Display lighting on American and Taiwanese consumers' perception : browsing in a virtual retail store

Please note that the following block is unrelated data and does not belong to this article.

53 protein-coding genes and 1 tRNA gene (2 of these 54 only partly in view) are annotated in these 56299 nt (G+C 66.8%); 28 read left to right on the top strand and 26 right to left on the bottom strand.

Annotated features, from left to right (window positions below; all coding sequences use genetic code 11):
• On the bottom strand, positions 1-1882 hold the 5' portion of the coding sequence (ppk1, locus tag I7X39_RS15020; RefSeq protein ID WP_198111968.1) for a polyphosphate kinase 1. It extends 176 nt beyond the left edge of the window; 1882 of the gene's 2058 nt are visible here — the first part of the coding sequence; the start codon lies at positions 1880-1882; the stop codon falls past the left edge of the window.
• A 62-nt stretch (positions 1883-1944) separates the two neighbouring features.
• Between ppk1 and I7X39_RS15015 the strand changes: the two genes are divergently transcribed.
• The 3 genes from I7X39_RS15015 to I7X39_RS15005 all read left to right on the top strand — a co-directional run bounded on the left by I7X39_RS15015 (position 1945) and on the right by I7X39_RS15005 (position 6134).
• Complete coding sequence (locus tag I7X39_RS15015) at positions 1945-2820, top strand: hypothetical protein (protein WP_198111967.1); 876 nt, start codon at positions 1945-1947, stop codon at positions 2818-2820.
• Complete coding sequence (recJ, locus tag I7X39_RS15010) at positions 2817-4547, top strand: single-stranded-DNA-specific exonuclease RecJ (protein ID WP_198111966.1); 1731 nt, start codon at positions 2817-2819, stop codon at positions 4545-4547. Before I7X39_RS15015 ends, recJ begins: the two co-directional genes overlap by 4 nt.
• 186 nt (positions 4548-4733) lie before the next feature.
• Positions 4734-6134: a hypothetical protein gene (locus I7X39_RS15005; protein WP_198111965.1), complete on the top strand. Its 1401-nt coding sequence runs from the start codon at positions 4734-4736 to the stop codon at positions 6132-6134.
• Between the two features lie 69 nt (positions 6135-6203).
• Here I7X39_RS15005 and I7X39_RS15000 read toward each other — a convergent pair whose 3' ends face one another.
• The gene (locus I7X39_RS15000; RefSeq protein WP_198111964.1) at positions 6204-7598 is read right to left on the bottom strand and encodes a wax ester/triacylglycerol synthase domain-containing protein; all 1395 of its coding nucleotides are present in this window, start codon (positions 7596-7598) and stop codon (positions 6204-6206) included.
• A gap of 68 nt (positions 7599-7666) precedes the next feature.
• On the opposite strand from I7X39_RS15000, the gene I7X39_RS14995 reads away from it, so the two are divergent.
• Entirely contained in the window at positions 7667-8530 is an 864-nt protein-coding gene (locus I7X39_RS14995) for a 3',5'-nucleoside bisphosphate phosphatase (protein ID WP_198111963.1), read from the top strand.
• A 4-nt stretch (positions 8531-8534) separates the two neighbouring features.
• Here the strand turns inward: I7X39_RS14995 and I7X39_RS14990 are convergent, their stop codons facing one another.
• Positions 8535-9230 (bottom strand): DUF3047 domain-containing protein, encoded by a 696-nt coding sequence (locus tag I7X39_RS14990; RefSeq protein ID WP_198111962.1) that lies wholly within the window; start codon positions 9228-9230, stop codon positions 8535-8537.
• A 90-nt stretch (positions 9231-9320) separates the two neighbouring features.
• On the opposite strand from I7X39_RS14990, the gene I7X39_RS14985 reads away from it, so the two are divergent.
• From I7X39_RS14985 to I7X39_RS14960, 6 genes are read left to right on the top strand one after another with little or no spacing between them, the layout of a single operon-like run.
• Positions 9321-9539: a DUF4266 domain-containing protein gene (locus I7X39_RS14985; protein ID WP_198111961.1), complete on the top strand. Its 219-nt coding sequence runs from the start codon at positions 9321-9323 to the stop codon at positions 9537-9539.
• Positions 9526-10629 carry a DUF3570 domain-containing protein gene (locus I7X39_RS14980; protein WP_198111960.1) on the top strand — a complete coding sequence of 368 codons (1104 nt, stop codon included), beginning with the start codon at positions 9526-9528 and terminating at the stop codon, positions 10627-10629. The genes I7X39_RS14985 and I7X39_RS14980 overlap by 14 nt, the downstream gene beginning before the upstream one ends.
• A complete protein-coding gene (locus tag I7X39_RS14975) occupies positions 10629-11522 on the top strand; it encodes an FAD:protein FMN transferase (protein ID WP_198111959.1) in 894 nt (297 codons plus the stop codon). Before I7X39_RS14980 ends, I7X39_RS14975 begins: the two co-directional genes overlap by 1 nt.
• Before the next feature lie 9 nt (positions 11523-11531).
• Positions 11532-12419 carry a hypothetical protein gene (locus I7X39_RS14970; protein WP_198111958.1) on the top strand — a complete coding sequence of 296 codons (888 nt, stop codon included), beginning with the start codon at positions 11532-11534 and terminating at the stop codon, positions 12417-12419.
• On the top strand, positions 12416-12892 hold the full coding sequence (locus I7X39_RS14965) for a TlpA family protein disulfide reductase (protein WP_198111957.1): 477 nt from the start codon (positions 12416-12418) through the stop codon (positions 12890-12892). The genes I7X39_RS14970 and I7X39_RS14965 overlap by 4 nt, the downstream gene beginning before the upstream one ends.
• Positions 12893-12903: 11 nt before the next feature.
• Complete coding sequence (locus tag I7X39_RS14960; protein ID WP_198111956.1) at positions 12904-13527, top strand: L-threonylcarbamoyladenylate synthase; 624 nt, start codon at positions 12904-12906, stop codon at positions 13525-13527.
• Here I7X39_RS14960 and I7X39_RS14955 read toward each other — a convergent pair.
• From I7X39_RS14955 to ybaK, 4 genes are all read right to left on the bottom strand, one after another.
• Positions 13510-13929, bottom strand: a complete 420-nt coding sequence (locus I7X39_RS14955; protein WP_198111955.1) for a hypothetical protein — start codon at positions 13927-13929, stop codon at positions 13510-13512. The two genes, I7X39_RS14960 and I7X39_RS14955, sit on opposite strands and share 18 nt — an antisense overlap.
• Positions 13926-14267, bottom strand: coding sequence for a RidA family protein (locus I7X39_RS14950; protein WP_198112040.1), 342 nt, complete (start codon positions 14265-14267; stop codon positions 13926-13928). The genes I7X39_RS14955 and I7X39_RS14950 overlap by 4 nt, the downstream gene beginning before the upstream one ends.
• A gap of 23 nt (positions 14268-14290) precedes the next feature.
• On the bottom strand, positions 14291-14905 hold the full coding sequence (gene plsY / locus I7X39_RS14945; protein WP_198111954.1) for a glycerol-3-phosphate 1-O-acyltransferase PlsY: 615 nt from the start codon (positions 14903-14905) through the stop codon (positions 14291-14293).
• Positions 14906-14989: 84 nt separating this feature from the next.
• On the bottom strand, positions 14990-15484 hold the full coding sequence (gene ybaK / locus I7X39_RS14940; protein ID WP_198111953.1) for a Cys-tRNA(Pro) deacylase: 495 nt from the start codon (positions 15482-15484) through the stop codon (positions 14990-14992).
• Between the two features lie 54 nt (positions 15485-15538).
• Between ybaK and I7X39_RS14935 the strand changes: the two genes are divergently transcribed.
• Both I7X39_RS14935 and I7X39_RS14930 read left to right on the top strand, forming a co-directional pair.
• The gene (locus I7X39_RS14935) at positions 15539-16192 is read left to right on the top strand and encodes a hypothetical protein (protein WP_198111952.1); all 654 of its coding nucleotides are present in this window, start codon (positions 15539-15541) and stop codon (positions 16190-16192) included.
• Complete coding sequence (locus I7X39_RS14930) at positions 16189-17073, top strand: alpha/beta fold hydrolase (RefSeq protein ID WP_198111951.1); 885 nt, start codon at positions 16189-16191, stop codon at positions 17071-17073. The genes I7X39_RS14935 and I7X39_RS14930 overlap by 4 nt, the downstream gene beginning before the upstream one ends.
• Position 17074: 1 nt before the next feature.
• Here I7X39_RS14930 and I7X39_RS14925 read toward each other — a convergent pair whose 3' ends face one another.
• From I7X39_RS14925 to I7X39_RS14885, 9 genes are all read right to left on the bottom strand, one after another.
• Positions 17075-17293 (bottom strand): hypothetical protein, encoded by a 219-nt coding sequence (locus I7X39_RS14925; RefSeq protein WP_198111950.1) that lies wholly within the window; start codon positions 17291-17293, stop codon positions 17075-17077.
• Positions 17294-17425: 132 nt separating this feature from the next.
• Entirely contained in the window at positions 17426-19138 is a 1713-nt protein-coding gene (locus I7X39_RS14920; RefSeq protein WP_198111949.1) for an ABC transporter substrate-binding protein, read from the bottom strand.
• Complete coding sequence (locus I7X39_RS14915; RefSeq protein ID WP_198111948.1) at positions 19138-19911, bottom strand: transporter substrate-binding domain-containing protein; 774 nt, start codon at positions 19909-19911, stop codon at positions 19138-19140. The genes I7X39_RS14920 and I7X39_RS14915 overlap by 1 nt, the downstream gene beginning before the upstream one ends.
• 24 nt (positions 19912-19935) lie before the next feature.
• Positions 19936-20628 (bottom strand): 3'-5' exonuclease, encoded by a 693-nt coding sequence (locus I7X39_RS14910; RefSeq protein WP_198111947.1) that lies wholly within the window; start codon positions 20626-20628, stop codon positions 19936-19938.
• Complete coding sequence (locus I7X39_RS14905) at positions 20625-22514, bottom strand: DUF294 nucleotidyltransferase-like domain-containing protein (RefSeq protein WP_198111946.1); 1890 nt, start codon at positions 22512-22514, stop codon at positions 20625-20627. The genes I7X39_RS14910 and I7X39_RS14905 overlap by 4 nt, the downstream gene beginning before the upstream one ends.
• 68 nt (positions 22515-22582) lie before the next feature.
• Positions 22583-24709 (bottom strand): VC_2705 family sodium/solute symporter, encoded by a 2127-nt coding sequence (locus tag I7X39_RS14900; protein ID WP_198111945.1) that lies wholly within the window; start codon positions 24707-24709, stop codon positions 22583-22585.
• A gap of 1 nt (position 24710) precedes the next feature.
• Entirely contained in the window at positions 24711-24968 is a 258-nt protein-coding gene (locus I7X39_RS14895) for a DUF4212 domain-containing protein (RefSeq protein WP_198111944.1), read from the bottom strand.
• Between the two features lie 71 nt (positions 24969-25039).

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[ACCESS RESTRICTED TO THE UNIVERSITY OF MISSOURI AT AUTHOR'S REQUEST.] The primary purpose of this study is to empirically explore how display lighting affects consumers' perception and psychology in a retail environment; and to further explore the effects on the experiences of American and Taiwanese subject groups. Display lighting is known to be an important environmental stimulus in a space. From a variety of design options, more successful display lighting designs can both attract consumers' attention and interest in the merchandise and potentially raise consumers' approach intention and shopping desire. Despite the importance, the impacts of retail display lighting on consumers' perceptions, emotions, satisfaction, and intentions have rarely been examined. In addition, as marketing efforts have become increasingly globalized, designers have more opportunities to join various international design projects. However, knowledge of consumers' cultural differences that influences the effects of display lighting on perceptional and psychological responses in a retail store has not yet been built. Due to the lack of empirical evidence, designers and retailers have limited information to base their design decisions on in order to provide better consumer experiences and to address the needs of different cultures in a retail environment. This study investigated consumers' perceptions and psychological responses of American and Taiwanese groups, each consisting of 80 subjects. Different levels of contrasts and color temperatures of lighting were tested. Four different lighting conditions of an electronic store were developed in a high-fidelity 3D computer simulation and tested. Participants' responses were recorded immediately after the experiment. Differences between the two participant groups' responses to the four lighting conditions were statistically analyzed for comparison. The findings of this study indicate that the contrast and color temperature of lighting have different influences on American and Taiwanese participants' perceptions and psychological responses in a virtual electronic retail environment. Participants' pleasure and arousal states are significantly influenced by cultural differences and lighting combinations. The potential contributions of the study are to offer new knowledge regarding: the effects of display lighting in retail spaces and differences between Western and Eastern subjects' perceptions in retail environments that have been often noticed by designers familiar with both cultures. This study can also offer useful practical guidelines for effective display lighting design in retail environments by providing a better understanding of consumers' experiences from the perspective of varying cultural backgrounds. In addition, this study can introduce computer simulation as a viable tool to empirically understand the effects of lighting on viewers.
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